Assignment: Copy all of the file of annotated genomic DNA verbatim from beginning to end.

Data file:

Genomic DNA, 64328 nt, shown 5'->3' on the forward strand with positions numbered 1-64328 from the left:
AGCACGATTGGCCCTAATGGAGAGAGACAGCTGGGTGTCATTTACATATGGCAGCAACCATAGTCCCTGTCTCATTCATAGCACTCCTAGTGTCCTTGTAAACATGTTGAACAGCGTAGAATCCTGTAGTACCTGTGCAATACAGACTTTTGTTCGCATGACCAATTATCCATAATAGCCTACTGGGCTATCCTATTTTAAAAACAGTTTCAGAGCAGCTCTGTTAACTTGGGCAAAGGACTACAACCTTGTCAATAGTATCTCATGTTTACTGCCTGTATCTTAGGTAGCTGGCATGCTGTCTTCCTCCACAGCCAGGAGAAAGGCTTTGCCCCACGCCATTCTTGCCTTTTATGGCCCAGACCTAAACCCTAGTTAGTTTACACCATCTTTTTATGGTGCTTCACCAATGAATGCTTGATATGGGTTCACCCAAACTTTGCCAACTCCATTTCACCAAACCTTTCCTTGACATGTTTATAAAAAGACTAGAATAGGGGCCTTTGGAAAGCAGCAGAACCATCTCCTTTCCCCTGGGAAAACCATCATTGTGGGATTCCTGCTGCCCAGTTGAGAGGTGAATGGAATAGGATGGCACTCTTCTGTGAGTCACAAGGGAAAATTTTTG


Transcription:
Genomic DNA, 64328 nt, shown 5'->3' on the forward strand with positions numbered 1-64328 from the left:
AGCACGATTGGCCCTAATGGAGAGAGACAGCTGGGTGTCATTTACATATGGCAGCAACCATAGTCCCTGTCTCATTCATAGCACTCCTAGTGTCCTTGTAAACATGTTGAACAGCGTAGAATCCTGTAGTACCTGTGCAATACAGACTTTTGTTCGCATGACCAATTATCCATAATAGCCTACTGGGCTATCCTATTTTAAAAACAGTTTCAGAGCAGCTCTGTTAACTTGGGCAAAGGACTACAACCTTGTCAATAGTATCTCATGTTTACTGCCTGTATCTTAGGTAGCTGGCATGCTGTCTTCCTCCACAGCCAGGAGAAAGGCTTTGCCCCACGCCATTCTTGCCTTTTATGGCCCAGACCTAAACCCTAGTTAGTTTACACCATCTTTTTATGGTGCTTCACCAATGAATGCTTGATATGGGTTCACCCAAACTTTGCCAACTCCATTTCACCAAACCTTTCCTTGACATGTTTATAAAAAGACTAGAATAGGGGCCTTTGGAAAGCAGCAGAACCATCTCCTTTCCCCTGGGAAAACCATCATTGTGGGATTCCTGCTGCCCAGTTGAGAGGTGAATGGAATAGGATGGCACTCTTCTGTGAGTCACAAGGGAAAATTTTTG